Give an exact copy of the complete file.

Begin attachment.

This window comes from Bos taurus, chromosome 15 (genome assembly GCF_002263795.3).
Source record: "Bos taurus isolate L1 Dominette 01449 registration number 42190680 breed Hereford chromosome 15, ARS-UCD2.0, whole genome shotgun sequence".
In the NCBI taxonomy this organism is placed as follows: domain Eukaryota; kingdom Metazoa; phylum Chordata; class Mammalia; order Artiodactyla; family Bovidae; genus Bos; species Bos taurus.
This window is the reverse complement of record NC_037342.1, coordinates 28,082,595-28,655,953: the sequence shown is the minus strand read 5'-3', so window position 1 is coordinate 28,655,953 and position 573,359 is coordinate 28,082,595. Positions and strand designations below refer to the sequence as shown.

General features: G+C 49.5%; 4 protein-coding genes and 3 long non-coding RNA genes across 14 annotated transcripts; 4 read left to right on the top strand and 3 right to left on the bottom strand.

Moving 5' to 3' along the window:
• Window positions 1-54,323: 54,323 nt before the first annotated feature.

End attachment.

This window comes from Bos taurus, chromosome 15 (genome assembly GCF_002263795.3).
Source record: "Bos taurus isolate L1 Dominette 01449 registration number 42190680 breed Hereford chromosome 15, ARS-UCD2.0, whole genome shotgun sequence".
In the NCBI taxonomy this organism is placed as follows: domain Eukaryota; kingdom Metazoa; phylum Chordata; class Mammalia; order Artiodactyla; family Bovidae; genus Bos; species Bos taurus.
This window is the reverse complement of record NC_037342.1, coordinates 28,082,595-28,655,953: the sequence shown is the minus strand read 5'-3', so window position 1 is coordinate 28,655,953 and position 573,359 is coordinate 28,082,595. Positions and strand designations below refer to the sequence as shown.

General features: G+C 49.5%; 4 protein-coding genes and 3 long non-coding RNA genes across 14 annotated transcripts; 4 read left to right on the top strand and 3 right to left on the bottom strand.

Moving 5' to 3' along the window:
• Window positions 1-54,323: 54,323 nt before the first annotated feature.